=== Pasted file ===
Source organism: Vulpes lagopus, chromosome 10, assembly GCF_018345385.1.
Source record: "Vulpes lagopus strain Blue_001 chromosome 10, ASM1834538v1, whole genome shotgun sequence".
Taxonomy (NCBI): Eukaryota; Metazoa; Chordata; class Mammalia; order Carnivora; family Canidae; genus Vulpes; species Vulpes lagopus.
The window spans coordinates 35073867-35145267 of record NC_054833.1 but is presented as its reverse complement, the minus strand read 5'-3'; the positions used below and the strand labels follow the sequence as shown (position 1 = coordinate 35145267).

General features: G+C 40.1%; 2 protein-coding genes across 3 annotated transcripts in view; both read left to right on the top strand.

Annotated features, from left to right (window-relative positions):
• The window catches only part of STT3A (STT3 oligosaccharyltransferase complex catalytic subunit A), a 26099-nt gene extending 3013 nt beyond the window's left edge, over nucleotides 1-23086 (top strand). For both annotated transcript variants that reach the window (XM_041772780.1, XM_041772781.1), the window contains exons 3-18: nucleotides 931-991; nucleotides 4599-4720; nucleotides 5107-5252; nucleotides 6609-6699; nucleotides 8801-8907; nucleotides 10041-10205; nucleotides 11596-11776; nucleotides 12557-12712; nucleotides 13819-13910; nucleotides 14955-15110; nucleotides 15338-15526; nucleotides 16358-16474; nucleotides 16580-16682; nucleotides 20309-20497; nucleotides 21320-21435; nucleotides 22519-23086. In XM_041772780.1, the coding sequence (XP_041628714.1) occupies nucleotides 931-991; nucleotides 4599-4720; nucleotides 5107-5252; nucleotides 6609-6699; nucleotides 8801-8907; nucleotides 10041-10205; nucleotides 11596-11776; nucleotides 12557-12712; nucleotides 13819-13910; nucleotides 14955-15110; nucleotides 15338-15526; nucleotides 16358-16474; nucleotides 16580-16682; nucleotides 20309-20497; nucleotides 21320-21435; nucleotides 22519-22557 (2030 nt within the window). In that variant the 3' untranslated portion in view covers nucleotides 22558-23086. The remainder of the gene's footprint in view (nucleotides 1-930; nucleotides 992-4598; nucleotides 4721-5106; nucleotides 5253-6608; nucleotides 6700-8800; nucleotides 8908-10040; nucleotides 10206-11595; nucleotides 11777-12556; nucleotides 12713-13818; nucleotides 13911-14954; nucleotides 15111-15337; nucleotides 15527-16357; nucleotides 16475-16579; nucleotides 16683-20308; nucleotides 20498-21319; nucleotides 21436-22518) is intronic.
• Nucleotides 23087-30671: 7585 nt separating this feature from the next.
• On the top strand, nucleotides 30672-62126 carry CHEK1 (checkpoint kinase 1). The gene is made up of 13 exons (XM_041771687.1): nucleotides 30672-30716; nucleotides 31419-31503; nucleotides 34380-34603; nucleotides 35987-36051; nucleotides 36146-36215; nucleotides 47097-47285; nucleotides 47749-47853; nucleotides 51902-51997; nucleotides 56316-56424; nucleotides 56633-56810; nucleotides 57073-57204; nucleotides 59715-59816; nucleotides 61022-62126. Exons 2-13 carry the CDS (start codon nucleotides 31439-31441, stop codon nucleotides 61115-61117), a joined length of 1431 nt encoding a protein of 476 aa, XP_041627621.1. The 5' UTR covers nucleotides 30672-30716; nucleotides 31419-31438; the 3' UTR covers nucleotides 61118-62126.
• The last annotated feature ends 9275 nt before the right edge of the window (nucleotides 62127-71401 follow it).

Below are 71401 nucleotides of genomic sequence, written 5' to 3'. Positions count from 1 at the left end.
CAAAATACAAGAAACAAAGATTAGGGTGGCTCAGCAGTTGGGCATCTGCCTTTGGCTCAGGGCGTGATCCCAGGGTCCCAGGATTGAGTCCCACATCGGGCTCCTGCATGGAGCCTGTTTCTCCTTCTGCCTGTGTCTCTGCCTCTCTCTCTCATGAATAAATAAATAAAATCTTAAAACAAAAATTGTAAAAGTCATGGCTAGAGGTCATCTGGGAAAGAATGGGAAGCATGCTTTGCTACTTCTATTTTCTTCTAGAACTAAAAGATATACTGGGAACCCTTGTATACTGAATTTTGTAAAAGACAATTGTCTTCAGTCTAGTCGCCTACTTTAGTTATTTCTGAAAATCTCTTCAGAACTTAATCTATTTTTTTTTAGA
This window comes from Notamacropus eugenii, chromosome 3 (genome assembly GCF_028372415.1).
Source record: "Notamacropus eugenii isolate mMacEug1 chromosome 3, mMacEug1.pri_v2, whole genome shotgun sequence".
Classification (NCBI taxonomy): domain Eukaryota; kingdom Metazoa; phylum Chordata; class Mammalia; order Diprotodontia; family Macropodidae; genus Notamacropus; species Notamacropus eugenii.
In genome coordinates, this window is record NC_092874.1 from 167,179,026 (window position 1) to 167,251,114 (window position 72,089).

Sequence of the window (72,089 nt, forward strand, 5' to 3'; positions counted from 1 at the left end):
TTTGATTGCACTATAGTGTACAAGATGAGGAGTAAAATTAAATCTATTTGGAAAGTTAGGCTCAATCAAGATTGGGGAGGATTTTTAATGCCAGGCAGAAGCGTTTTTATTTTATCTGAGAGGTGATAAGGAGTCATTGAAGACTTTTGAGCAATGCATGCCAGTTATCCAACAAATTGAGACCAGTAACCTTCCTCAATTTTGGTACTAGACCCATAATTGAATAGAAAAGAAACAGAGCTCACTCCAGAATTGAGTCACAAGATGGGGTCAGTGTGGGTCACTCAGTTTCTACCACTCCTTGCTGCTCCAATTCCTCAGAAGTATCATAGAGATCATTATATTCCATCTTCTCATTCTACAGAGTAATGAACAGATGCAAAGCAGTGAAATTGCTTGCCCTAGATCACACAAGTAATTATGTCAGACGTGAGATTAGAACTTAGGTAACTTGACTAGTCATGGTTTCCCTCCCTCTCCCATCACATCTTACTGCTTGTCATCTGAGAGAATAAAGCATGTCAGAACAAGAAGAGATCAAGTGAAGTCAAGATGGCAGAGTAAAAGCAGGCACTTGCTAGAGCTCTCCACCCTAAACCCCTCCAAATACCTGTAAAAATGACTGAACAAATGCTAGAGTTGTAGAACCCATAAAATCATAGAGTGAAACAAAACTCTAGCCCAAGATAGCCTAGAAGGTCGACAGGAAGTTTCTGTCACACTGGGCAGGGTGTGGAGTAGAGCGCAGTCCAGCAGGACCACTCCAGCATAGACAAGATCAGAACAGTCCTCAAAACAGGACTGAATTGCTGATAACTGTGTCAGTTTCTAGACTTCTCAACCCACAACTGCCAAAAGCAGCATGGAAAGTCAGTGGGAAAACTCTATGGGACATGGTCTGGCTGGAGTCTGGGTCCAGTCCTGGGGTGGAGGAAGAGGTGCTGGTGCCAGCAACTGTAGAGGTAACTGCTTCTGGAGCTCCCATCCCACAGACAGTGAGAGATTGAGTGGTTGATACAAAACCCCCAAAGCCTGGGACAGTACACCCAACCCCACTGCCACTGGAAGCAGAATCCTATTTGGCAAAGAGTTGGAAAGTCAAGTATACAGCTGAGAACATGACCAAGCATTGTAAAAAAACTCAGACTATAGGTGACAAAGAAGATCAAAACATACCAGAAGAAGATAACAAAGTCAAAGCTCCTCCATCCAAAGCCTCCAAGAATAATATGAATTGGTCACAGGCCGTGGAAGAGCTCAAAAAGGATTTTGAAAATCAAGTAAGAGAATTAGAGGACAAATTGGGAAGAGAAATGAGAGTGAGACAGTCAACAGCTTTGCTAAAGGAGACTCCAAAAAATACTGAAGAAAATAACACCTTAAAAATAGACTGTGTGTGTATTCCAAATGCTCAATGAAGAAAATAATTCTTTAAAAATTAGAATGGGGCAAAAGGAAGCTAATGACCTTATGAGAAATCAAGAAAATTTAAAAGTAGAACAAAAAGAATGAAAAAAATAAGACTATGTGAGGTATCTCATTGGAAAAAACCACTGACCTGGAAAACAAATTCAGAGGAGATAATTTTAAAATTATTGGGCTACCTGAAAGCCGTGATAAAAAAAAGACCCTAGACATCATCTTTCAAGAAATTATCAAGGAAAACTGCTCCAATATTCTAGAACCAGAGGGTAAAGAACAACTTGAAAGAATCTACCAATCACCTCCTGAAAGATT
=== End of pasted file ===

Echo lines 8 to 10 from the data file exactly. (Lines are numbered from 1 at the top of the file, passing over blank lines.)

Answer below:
• Nucleotides 23087-30671: 7585 nt separating this feature from the next.
• On the top strand, nucleotides 30672-62126 carry CHEK1 (checkpoint kinase 1). The gene is made up of 13 exons (XM_041771687.1): nucleotides 30672-30716; nucleotides 31419-31503; nucleotides 34380-34603; nucleotides 35987-36051; nucleotides 36146-36215; nucleotides 47097-47285; nucleotides 47749-47853; nucleotides 51902-51997; nucleotides 56316-56424; nucleotides 56633-56810; nucleotides 57073-57204; nucleotides 59715-59816; nucleotides 61022-62126. Exons 2-13 carry the CDS (start codon nucleotides 31439-31441, stop codon nucleotides 61115-61117), a joined length of 1431 nt encoding a protein of 476 aa, XP_041627621.1. The 5' UTR covers nucleotides 30672-30716; nucleotides 31419-31438; the 3' UTR covers nucleotides 61118-62126.
• The last annotated feature ends 9275 nt before the right edge of the window (nucleotides 62127-71401 follow it).